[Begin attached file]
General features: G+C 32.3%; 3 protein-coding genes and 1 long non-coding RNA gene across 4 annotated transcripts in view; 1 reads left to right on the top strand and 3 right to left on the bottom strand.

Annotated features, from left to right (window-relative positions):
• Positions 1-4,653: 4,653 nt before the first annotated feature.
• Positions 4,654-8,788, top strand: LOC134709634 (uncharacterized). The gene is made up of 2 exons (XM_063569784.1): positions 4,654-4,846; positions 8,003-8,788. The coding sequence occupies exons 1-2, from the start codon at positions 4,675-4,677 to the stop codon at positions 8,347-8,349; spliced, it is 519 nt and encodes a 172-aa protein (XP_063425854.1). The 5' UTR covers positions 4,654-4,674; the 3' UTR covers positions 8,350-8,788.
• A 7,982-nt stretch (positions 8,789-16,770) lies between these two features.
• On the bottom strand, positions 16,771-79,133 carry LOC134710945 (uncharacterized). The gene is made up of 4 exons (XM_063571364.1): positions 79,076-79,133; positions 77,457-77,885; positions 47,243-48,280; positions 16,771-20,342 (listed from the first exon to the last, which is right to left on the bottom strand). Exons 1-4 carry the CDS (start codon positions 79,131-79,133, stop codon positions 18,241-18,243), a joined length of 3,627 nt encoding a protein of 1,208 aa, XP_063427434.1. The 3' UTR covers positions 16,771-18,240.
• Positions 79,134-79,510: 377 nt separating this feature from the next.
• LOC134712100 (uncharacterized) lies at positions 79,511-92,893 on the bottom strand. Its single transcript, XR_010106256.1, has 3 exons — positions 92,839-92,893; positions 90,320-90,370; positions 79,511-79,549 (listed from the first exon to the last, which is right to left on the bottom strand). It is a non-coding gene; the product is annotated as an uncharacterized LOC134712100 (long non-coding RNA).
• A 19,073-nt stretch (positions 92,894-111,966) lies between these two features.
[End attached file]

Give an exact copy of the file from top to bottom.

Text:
General features: G+C 32.3%; 3 protein-coding genes and 1 long non-coding RNA gene across 4 annotated transcripts in view; 1 reads left to right on the top strand and 3 right to left on the bottom strand.

Annotated features, from left to right (window-relative positions):
• Positions 1-4,653: 4,653 nt before the first annotated feature.
• Positions 4,654-8,788, top strand: LOC134709634 (uncharacterized). The gene is made up of 2 exons (XM_063569784.1): positions 4,654-4,846; positions 8,003-8,788. The coding sequence occupies exons 1-2, from the start codon at positions 4,675-4,677 to the stop codon at positions 8,347-8,349; spliced, it is 519 nt and encodes a 172-aa protein (XP_063425854.1). The 5' UTR covers positions 4,654-4,674; the 3' UTR covers positions 8,350-8,788.
• A 7,982-nt stretch (positions 8,789-16,770) lies between these two features.
• On the bottom strand, positions 16,771-79,133 carry LOC134710945 (uncharacterized). The gene is made up of 4 exons (XM_063571364.1): positions 79,076-79,133; positions 77,457-77,885; positions 47,243-48,280; positions 16,771-20,342 (listed from the first exon to the last, which is right to left on the bottom strand). Exons 1-4 carry the CDS (start codon positions 79,131-79,133, stop codon positions 18,241-18,243), a joined length of 3,627 nt encoding a protein of 1,208 aa, XP_063427434.1. The 3' UTR covers positions 16,771-18,240.
• Positions 79,134-79,510: 377 nt separating this feature from the next.
• LOC134712100 (uncharacterized) lies at positions 79,511-92,893 on the bottom strand. Its single transcript, XR_010106256.1, has 3 exons — positions 92,839-92,893; positions 90,320-90,370; positions 79,511-79,549 (listed from the first exon to the last, which is right to left on the bottom strand). It is a non-coding gene; the product is annotated as an uncharacterized LOC134712100 (long non-coding RNA).
• A 19,073-nt stretch (positions 92,894-111,966) lies between these two features.